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Does it pay to be bad

Over the past 12 months or so, the investment strategy known as ethical, socially responsible, sustainable, SRI, CSR, ESG etc. has had a resurgence with specialist fund launches and expanded distribution agreements.
 
As with every fund management trend, the rating agencies are not too far behind with Rayner Spencer Mills Research launching its own fund and SRI rating services last year sandwiched in between a distribution deal announced by Premier and a new specialist fund launch from Hermes.
 
In contradiction to my opening comments, the Hermes Global Equity ESG fund is up an impressive 14% in the past six months.

So does responsible investing pay?

This is a question that Credit Suisse raises in its Investment Returns Yearbook 2015, describing responsible investing as “an important and growing area in the investment management field”, adding: “It also provides evidence that corporate engagement can pay, whether the focus is on environmental and social issues or on corporate governance”.
 
Its premise is “investors are increasingly concerned about social, environmental and ethical issues, and asset managers are under pressure to be responsible investors”. The examples it focusses on are institutional investors who have the time, resource, experience, skills and ability to monitor how responsible the underlying investments actually are.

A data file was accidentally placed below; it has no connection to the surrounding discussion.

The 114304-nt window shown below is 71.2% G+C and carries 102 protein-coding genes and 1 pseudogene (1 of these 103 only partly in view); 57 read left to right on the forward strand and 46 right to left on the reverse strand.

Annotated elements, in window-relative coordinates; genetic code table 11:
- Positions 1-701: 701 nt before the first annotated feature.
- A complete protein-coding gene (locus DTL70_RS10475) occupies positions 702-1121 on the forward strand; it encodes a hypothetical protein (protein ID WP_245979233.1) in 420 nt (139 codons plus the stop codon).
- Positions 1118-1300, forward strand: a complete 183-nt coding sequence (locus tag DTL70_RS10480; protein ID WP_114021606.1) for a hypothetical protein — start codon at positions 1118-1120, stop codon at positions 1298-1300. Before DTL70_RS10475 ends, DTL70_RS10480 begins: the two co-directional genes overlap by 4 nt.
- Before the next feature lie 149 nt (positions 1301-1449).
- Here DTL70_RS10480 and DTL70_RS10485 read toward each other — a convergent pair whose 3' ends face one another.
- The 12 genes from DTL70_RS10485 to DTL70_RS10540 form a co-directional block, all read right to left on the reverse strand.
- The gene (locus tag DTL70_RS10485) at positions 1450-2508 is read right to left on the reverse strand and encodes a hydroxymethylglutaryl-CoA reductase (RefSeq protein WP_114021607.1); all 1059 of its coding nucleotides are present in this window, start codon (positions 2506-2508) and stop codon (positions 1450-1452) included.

The conclusion it reached? Sin pays. But does it pay in the retail world? I am not convinced it does.
 
Two data points does not make a trend so it was perhaps disingenuous of me to use Pioneer and Hermes as examples of a broader, recent change in investor behaviour.
 
Yet it is not an investment trend that we are hearing a lot about, from fund managers, fund buyers or strategists – I do not remember reading too many lists of things to look out for in 2015 including a jump in demand for ethical investment solutions.
 
Retail investors often follow institutional investment trends with a time lag of at least six months but most retail investors are more likely to jump on a bandwagon if they can relate to it and they can relate to sin, or the investment strategy with a strapline of ‘booze, baccie and bombs’ in this case. 
 
Credit Suisse cites the example of the Vice Fund – recently renamed the Barrier Fund – a US fund only available to US residents – that invests in, as it beautifully says, “industries with significant barriers to entry” that include the tobacco, alcohol, gambling and defence/aerospace industries.
 
The report’s authors, Elroy Dimson, Paul Marsh, and Mike Staunton of the London Business School, wrote: “Investments in unethical stocks, industries and countries have tended to outperform. For those for whom principles have a price, it is important to know the likely impact screening may have on both performance and diversification.”
 
However, the Barrier Fund’s fact sheet shows a calendar-year return for 2014 of less than 1% compared to the S&P 500 giving investors 13.7% leading to my own conclusion that I am not convinced that sin does pay either, in an institutional or a retail world, as a standalone investment proposition – an outcome-based investor has plenty of alternatives to choose from. 
 
 

Part of the Bonhill Group.